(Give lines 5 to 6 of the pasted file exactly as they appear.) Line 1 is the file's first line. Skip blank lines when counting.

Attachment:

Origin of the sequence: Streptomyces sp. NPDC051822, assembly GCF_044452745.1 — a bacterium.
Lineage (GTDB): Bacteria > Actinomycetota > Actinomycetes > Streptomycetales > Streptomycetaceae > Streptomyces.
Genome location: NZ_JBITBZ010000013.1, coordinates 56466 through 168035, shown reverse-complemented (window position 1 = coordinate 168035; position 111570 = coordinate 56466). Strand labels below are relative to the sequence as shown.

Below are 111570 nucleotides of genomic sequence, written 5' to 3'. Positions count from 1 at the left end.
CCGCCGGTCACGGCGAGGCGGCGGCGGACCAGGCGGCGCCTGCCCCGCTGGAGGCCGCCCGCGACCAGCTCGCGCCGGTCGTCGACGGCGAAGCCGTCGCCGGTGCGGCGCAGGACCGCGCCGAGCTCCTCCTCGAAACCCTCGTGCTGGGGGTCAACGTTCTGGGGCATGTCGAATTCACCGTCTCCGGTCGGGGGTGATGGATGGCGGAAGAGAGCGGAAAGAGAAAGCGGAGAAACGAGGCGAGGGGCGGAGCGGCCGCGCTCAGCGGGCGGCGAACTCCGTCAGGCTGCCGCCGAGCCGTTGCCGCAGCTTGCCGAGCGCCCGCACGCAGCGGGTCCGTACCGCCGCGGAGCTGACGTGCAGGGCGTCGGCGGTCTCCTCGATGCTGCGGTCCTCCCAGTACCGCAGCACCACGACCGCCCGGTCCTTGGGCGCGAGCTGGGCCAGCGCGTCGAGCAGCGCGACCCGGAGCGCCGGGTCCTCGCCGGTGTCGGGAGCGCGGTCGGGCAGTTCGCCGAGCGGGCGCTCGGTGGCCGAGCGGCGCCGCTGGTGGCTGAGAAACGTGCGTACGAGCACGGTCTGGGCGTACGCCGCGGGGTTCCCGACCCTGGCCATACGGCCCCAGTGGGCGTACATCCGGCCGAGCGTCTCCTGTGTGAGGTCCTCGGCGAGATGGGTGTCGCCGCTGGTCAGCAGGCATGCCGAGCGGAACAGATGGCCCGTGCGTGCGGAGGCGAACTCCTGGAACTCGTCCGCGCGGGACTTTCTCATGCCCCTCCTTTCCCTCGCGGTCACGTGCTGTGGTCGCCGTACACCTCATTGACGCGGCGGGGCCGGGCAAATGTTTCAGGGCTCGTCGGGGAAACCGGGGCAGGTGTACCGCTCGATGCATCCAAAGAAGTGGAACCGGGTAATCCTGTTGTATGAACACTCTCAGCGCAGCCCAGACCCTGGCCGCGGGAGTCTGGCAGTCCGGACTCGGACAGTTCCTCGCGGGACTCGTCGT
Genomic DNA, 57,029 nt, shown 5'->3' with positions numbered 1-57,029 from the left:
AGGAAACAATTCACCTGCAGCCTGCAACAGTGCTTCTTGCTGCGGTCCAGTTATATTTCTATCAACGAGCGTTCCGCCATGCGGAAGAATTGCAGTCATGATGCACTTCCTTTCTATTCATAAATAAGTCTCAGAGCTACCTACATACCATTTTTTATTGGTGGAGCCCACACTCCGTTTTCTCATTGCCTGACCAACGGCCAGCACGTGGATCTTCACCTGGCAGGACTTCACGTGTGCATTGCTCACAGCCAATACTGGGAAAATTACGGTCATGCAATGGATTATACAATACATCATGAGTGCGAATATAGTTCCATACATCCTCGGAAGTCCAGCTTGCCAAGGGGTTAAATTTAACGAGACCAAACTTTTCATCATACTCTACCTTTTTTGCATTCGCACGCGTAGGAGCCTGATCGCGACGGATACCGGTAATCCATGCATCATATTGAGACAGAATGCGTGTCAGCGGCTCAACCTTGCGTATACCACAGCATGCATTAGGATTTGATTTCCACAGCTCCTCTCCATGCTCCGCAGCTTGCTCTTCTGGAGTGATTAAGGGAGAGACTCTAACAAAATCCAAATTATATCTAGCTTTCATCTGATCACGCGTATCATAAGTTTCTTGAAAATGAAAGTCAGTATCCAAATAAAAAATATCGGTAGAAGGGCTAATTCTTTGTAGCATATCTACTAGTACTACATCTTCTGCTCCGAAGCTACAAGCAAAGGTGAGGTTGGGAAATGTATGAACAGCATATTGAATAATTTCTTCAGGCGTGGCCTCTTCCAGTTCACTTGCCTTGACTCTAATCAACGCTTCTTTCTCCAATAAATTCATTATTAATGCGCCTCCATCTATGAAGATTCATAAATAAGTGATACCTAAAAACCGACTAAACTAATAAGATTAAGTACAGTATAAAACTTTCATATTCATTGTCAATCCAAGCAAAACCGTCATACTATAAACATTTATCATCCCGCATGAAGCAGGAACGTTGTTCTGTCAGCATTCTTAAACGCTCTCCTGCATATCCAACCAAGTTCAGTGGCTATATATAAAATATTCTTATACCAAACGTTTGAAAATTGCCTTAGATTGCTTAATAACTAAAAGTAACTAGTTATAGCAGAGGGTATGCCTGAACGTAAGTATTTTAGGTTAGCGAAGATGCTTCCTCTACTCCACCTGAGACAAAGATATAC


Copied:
CCGCCGGTCACGGCGAGGCGGCGGCGGACCAGGCGGCGCCTGCCCCGCTGGAGGCCGCCCGCGACCAGCTCGCGCCGGTCGTCGACGGCGAAGCCGTCGCCGGTGCGGCGCAGGACCGCGCCGAGCTCCTCCTCGAAACCCTCGTGCTGGGGGTCAACGTTCTGGGGCATGTCGAATTCACCGTCTCCGGTCGGGGGTGATGGATGGCGGAAGAGAGCGGAAAGAGAAAGCGGAGAAACGAGGCGAGGGGCGGAGCGGCCGCGCTCAGCGGGCGGCGAACTCCGTCAGGCTGCCGCCGAGCCGTTGCCGCAGCTTGCCGAGCGCCCGCACGCAGCGGGTCCGTACCGCCGCGGAGCTGACGTGCAGGGCGTCGGCGGTCTCCTCGATGCTGCGGTCCTCCCAGTACCGCAGCACCACGACCGCCCGGTCCTTGGGCGCGAGCTGGGCCAGCGCGTCGAGCAGCGCGACCCGGAGCGCCGGGTCCTCGCCGGTGTCGGGAGCGCGGTCGGGCAGTTCGCCGAGCGGGCGCTCGGTGGCCGAGCGGCGCCGCTGGTGGCTGAGAAACGTGCGTACGAGCACGGTCTGGGCGTACGCCGCGGGGTTCCCGACCCTGGCCATACGGCCCCAGTGGGCGTACATCCGGCCGAGCGTCTCCTGTGTGAGGTCCTCGGCGAGATGGGTGTCGCCGCTGGTCAGCAGGCATGCCGAGCGGAACAGATGGCCCGTGCGTGCGGAGGCGAACTCCTGGAACTCGTCCGCGCGGGACTTTCTCATGCCCCTCCTTTCCCTCGCGGTCACGTGCTGTGGTCGCCGTACACCTCATTGACGCGGCGGGGCCGGGCAAATGTTTCAGGGCTCGTCGGGGAAACCGGGGCAGGTGTACCGCTCGATGCATCCAAAGAAGTGGAACCGGGTAATCCTGTTGTATGAACACTCTCAGCGCAGCCCAGACCCTGGCCGCGGGAGTCTGGCAGTCCGGACTCGGACAGTTCCTCGCGGGACTCGTCGT
Genomic DNA, 57,029 nt, shown 5'->3' with positions numbered 1-57,029 from the left: